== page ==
Direct computational simulations and experiments for film condensation inside tubes and channels

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This article presents accurate numerical solutions of the full 2D governing equations for steady and unsteady laminar/laminar internal condensing flows of pure vapor (FC-72 and R-113) inside a vertical tube and a channel. The film condensation is on the inside wall of a tube or one of the walls of a channel (the lower wall in case of a downward sloping channel). Both experiments and simulations find that exit condition specifications are important. The computations are able to predict whether or not a steady flow exists with a well-defined and steady natural exit condition. If well-defined natural steady/quasi-steady flows exist—as is shown to be the case for gravity-dominated or strong shear-dominated condensate flows that remain parabolic up to the exit location—the computations are able to predict both the natural exit condition and any point of transition (from stable to unstable or smooth to wavy behavior) that may exist within this zone. Compared to gravity-driven cases, shear-driven cases (zero gravity or horizontal cases) tend to destabilize easily. It is found that only for gravity-driven cases interfacial waves are able to cause a concurrent enhancement in heat transfer rates along with an enhancement in interfacial shear. Also it is found that this enhancement in interfacial wave energy is significant if the condensing surface noise is in resonance with the intrinsic waves.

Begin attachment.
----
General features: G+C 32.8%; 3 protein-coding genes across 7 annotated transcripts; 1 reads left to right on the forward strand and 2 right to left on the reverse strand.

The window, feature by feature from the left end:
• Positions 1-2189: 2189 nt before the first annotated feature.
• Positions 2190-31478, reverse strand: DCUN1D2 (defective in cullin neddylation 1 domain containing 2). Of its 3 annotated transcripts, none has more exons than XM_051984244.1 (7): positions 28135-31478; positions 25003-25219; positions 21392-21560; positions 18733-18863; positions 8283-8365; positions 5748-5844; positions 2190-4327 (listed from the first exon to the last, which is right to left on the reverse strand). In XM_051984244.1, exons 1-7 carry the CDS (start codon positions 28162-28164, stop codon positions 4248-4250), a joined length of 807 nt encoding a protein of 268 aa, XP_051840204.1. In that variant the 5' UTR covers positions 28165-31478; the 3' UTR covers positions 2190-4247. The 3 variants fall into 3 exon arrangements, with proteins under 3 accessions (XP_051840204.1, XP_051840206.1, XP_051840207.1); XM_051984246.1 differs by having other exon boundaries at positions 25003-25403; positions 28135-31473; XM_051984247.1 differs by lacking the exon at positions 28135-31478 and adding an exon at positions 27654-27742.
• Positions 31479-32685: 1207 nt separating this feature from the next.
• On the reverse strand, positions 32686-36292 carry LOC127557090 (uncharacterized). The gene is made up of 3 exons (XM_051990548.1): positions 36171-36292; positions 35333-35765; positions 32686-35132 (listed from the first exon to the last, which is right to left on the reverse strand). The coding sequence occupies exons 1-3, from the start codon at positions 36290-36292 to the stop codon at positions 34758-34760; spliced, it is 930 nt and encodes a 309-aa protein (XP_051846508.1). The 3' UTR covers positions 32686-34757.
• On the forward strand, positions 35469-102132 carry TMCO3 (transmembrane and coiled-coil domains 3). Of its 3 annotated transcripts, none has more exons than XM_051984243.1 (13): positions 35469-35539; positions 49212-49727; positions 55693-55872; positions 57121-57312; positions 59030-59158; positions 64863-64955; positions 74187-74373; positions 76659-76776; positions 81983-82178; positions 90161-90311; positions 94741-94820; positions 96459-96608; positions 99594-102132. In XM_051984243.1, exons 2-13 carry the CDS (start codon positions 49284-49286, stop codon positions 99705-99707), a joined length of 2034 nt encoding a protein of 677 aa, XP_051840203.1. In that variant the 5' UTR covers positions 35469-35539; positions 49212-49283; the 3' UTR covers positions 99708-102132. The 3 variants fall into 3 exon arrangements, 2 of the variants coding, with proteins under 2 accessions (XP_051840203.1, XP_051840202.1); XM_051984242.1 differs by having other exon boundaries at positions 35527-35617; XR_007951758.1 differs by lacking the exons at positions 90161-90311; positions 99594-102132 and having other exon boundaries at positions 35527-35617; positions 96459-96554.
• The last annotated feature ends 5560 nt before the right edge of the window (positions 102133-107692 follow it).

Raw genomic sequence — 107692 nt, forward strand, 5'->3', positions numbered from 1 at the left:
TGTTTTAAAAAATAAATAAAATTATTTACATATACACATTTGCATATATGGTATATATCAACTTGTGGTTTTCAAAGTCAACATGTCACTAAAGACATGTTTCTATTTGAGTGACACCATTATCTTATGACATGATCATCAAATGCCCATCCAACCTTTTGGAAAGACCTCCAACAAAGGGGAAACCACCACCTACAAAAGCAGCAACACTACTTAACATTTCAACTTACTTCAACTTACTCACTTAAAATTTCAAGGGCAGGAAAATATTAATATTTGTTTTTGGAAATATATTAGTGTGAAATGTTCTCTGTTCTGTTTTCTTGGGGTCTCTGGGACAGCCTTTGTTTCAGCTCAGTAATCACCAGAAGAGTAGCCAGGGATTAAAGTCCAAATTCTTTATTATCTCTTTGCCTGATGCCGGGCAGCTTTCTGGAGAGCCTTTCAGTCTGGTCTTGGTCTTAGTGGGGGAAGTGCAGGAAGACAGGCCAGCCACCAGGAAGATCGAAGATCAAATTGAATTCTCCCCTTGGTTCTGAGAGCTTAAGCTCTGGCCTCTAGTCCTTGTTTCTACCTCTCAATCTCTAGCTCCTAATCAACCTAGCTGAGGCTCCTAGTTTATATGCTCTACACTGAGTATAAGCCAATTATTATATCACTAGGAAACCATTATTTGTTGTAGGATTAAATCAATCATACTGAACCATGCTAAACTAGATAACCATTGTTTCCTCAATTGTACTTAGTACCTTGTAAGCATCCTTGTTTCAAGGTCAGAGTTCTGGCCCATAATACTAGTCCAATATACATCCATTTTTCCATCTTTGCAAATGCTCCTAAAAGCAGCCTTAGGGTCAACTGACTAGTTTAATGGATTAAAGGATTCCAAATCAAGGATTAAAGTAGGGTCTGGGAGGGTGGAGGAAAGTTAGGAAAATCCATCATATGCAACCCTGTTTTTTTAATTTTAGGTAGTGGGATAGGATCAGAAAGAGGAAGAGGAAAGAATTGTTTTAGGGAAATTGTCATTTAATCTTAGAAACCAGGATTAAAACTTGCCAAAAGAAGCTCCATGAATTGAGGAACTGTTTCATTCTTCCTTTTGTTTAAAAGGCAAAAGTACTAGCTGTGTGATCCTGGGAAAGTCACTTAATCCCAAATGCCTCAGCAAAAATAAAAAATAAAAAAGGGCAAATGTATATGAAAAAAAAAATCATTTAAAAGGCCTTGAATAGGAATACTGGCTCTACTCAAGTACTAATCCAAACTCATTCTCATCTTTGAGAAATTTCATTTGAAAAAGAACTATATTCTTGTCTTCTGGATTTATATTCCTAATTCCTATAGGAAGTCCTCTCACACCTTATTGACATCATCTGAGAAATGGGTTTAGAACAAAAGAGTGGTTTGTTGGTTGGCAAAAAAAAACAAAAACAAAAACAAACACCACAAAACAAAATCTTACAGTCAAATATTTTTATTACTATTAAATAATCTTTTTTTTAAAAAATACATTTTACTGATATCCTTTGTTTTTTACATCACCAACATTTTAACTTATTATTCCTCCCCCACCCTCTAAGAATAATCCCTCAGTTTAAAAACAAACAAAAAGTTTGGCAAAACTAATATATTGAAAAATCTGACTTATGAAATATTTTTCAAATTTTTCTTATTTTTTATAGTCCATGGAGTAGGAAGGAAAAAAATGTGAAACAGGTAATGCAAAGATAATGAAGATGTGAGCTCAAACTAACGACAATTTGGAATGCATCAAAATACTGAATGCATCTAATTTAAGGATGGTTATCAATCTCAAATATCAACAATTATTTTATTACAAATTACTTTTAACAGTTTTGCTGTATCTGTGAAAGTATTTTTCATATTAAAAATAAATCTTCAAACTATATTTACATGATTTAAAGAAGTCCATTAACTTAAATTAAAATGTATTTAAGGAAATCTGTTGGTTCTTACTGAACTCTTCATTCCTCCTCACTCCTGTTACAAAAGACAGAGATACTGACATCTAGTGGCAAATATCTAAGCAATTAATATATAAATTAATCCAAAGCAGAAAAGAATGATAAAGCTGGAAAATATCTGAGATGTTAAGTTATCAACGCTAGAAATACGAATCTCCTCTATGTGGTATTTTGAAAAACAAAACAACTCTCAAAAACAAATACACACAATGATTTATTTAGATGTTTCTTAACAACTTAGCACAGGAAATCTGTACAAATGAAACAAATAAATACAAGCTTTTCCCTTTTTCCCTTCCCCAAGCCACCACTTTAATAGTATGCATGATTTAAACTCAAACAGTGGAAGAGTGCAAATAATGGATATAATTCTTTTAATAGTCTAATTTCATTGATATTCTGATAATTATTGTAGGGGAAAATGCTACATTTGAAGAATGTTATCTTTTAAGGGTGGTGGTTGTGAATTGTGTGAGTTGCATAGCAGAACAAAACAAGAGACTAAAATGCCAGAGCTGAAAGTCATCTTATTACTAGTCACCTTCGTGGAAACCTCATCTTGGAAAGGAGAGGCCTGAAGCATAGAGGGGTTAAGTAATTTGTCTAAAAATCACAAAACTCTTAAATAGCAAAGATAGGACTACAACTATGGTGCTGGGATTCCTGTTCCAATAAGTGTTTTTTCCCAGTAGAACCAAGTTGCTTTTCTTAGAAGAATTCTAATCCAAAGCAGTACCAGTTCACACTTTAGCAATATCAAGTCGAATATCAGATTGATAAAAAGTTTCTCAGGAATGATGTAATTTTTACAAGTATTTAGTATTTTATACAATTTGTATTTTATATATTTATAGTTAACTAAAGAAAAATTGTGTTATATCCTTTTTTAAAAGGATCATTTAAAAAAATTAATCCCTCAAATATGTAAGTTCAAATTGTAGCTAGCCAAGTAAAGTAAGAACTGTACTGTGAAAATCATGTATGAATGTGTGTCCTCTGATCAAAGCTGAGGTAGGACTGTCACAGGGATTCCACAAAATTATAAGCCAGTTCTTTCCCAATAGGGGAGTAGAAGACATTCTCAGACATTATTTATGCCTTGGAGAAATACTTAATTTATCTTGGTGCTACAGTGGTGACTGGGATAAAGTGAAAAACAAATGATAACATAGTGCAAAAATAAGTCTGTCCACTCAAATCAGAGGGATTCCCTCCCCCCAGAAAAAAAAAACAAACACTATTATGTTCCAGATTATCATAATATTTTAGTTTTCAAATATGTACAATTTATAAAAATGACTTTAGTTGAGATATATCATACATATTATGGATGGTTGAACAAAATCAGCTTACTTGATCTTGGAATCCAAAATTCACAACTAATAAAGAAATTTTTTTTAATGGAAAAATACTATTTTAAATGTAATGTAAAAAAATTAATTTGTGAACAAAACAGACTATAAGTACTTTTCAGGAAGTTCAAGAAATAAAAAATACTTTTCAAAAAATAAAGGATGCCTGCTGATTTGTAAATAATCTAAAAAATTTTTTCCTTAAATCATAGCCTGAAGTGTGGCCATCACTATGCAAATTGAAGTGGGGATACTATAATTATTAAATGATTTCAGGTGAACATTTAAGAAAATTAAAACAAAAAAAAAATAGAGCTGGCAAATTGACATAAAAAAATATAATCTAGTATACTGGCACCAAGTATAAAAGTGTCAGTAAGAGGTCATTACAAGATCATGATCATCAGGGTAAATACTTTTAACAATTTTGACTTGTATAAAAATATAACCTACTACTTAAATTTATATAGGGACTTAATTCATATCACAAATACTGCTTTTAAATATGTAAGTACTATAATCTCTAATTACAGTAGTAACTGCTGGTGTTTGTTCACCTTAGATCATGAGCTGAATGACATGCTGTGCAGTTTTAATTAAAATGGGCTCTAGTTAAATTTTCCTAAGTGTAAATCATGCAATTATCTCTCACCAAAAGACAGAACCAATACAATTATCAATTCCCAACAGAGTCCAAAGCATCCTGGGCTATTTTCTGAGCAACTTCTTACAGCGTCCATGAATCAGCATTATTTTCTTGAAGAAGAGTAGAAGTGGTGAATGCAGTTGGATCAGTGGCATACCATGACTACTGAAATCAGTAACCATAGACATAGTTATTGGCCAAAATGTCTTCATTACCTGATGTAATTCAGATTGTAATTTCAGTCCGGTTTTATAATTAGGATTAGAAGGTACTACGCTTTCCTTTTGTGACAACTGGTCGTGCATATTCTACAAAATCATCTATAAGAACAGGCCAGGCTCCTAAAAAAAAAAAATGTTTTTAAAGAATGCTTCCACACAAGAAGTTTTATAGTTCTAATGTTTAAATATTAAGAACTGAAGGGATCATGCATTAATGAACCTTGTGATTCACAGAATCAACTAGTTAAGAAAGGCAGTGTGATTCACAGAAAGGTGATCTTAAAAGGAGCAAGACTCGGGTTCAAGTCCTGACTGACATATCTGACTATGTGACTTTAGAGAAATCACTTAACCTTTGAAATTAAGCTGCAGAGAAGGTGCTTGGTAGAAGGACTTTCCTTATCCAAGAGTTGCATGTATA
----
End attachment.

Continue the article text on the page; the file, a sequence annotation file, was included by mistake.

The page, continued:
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© The New York Academy of Sciences. Publisher’s version of record: https://dx.doi.org/10.1196/annals.1362.043

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Annals of the New York Academy of Sciences